Remaining in the customs union is Brexit in name only

JOHN LONGWORTH

Remember the scene in The Sound Of Music where the Von Trapp family slip across the frontier to Switzerland while singing? Well, contrary to the assertion of the anti-Brexit lobby, goods and people can move across borders just as smoothly after we leave the EU customs union, provided the Brussels autocrats aren’t allowed to dictate our future. In fact, the current border of Switzerland with the EU is a very good example of this.

Switzerland is not part of the much-vaunted customs union, but goods and people move smoothly across its borders every day. Three times as much, in goods per head of population, as the UK exports to the EU goes in and out of the EU, and the equivalent of a full 10pc of the Swiss population cross its frontiers, often commuting in either direction. Many crossing points are unmanned.

The same is true of other borders around Europe. For example, the frontier between Norway, who are not in the customs union, and Sweden, who are. Around the world frontiers like that between the USA and Canada work efficiently and smoothly.

All of these modern borders are facilitated by technology, which works a bit like the London congestion charge, with pre-notification of goods being shipped. The World Bank reviewed 19 countries across the globe and found that, on average, only 2pc of goods are physically checked at borders, with border control instead based on intelligence.

So what is all the fuss about the customs union and the Irish border? The answer is that it is a mendacious attempt by the EU to bully the UK into shackling ourselves to the customs union and, ultimately, the EU itself. In this Brussels is being aided and abetted by our own “fifth column” of parliamentarians and other Remainers, a shameful mix of EU stooges, useful fools and those who gleefully put self-interest before the national interest.

The customs union is designed as a protectionist wall to reduce competition and further the interests of corporations and landowners across the continent. As a consequence of its tariffs, we pay far more for our food, clothing and consumer products than we need to. In effect, it’s a 14pc tax on flat screen TVs, 17pc on trainers, a 21pc tax on tomatoes, 19pc on bananas, over 40pc on cheese, and so on. On leaving the customs union, we will have lower costs as these taxes, the money from which goes to the EU, can be removed.

It is not just consumers who will benefit. British manufacturers will be able to source raw materials and components around the world tariff- free as we sign up to trade deals or choose to remove the tariffs ourselves. The economy will boom and the cost of living will fall, but only if we leave the customs union. If we do not leave, not only will these benefits vanish, we shall also be subject to EU rules and the European courts. In fact, we won’t really have left at all, we will have all the burdens of the EU and none of the benefits.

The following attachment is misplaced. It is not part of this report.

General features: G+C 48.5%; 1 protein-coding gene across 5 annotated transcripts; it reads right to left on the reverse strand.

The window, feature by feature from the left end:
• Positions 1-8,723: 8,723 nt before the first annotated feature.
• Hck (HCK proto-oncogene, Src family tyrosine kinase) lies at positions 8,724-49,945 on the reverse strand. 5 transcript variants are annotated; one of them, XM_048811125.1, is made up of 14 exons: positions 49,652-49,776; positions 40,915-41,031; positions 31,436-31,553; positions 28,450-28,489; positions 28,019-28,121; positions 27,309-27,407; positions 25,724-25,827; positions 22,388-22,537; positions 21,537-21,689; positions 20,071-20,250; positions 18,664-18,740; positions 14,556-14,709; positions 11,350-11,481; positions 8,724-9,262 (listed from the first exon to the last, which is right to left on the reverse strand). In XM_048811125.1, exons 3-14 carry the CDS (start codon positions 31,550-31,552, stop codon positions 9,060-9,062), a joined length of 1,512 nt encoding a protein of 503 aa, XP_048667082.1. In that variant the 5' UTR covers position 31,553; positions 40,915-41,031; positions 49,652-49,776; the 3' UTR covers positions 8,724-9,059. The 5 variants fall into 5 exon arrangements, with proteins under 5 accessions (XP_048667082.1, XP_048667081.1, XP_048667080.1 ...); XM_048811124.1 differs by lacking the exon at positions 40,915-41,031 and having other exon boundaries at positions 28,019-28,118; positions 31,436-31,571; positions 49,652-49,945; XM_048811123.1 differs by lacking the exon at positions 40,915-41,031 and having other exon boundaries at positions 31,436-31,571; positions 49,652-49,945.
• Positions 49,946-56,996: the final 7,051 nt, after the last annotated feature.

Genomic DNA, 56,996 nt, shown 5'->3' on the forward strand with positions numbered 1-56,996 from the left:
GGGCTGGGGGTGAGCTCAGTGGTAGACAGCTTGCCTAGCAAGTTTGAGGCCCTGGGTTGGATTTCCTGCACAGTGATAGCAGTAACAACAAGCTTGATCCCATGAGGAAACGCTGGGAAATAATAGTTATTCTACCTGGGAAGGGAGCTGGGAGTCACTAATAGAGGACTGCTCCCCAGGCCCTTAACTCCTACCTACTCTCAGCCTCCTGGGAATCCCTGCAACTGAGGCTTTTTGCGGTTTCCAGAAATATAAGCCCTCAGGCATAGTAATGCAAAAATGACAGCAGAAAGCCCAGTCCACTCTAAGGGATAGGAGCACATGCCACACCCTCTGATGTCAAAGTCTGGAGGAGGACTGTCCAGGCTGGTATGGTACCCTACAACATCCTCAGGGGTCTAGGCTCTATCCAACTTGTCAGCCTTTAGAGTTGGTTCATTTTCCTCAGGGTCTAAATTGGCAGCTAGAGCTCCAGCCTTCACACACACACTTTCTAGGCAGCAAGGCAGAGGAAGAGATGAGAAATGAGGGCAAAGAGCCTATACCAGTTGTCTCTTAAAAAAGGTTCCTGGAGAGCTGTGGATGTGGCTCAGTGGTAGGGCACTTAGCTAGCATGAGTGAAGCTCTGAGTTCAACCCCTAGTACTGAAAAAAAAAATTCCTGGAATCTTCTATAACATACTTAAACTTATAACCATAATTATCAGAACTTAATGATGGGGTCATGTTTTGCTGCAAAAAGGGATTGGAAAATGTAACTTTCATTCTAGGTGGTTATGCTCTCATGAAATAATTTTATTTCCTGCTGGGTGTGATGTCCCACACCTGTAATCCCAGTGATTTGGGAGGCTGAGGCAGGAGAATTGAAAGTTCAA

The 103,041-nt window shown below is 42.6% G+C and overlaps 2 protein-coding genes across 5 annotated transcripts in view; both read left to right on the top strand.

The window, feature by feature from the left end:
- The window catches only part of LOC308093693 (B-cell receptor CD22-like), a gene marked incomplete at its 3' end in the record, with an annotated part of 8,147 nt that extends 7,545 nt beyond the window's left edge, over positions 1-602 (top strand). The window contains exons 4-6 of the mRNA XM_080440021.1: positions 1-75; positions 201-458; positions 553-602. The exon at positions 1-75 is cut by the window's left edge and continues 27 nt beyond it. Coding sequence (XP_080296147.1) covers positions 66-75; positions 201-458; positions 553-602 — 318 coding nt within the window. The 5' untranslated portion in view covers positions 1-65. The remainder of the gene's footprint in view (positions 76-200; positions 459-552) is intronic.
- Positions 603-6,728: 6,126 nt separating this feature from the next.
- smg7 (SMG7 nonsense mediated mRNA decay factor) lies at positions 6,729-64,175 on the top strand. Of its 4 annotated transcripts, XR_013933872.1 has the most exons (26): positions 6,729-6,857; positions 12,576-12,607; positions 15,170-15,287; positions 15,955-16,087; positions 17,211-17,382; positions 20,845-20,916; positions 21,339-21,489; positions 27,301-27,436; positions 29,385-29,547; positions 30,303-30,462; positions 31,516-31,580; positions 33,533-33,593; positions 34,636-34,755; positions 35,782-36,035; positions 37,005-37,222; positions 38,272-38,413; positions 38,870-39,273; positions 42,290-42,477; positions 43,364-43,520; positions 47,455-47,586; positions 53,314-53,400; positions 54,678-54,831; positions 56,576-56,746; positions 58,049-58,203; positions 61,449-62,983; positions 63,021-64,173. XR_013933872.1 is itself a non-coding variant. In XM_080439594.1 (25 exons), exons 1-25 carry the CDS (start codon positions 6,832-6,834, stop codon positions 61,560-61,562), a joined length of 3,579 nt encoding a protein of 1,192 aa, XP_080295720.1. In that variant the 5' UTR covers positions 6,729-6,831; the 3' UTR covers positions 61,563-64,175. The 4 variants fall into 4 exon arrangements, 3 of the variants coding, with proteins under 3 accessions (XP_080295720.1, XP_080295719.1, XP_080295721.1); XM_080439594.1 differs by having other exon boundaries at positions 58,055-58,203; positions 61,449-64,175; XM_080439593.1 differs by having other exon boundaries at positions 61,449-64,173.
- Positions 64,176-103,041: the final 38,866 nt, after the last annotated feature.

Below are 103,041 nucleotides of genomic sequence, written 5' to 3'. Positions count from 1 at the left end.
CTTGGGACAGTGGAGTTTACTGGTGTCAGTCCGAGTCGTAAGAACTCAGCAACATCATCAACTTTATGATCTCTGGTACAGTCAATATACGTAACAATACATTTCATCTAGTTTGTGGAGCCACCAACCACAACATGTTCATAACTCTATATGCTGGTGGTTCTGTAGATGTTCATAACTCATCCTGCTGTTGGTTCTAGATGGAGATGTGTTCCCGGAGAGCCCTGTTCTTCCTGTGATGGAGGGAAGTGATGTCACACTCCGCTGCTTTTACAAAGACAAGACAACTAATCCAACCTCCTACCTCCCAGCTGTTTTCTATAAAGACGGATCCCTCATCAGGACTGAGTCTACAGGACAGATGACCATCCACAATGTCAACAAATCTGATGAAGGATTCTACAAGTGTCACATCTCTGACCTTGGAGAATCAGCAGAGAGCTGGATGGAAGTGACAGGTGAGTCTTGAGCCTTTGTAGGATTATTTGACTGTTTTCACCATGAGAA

The EU is terrified that Britain will become a high growth and thriving powerhouse of free-market economics, and that is why they want us tied down like some latter-day Gulliver among the Lilliputian political pygmies who make up the Eurocracy. But there is a danger that, badly advised by Remainer civil servants, our own political pygmies will not have the resolve to face down Brussels.

Brexit has been an earthquake for our Europhile establishment. The strength of Britain, and what makes us attractive to investors and others alike, are our strong values and culture; the rule of law, the English language, our free enterprise and love of liberty and, importantly, our long-term stability.

For centuries the establishment has adapted to change, including the emerging sovereignty of the people. They oversaw the Enlightenment of the 18th century and the reforms of the 19th century, which broke the grip of landowners and introduced free trade and free markets. From this came a period of unprecedented growth in prosperity and Britain’s global system.

But reform has not always emerged through evolution. The Peasants’ Revolt saw a rebalancing, by force, of the relationship between the Anglo- Saxon Britons and their Norman overlords. The Tudors broke with Europe and defined a British path, which led to a golden age. The English Civil War redefined the will of the people over the establishment and our distinctiveness from continental powers. But order and stability was reinforced by the re-establishment of the crown and separate development from Europe, reinforced with the 1689 coronation of William of Orange.

These events, and others, show that we have been here before. They all depict a demonstration of an establishment seduced by the corruptions of continental Europe, that the people of Britain will not accept being dictated to by a foreign power, taxed without full representation. Nor will they see their culture and values usurped by foreign autocrats or a takeover by migration, as we have seen around the country including in London.

These lessons have been learnt the hard way by those who presume to be our masters, rather than servant leaders. It should be a warning should they have sufficient contempt for democracy and arrogance to overrule the people, by keeping us in a customs union, thus producing the worst of all worlds, Brexit in name only.

John Longworth is an entrepreneur, co-chairman of Leave means Leave and is on the advisory board of Economists for Free Trade and the IEA. He was formerly director general of the British Chambers of Commerce.

May 2nd, 2018: Telegraph